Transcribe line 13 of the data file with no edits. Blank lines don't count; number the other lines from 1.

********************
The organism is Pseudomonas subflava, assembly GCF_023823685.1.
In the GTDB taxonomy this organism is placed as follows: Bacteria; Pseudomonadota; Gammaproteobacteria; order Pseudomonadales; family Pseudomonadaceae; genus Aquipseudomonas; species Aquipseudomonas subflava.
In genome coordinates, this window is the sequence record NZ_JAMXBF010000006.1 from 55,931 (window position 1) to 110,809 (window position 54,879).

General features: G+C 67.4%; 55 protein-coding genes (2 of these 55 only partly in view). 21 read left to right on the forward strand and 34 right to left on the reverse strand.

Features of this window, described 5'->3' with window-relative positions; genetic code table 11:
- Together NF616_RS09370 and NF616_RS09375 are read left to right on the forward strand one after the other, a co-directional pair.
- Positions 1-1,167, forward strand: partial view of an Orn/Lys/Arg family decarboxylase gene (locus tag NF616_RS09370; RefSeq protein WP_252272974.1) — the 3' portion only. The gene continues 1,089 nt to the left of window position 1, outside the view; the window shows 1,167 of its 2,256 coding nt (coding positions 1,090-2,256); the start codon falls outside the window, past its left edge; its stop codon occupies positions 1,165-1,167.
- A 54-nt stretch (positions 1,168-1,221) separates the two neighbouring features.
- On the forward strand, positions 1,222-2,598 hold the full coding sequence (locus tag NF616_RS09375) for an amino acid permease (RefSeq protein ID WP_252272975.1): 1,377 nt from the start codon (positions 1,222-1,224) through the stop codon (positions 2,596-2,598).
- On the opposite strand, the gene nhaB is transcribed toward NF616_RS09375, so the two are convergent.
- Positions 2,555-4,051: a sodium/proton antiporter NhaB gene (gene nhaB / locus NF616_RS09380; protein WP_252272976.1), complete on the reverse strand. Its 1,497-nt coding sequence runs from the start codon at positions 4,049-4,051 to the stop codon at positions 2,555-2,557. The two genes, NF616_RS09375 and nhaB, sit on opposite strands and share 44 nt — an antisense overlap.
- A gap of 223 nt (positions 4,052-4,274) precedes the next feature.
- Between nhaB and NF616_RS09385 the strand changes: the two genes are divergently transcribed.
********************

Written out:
- Between nhaB and NF616_RS09385 the strand changes: the two genes are divergently transcribed.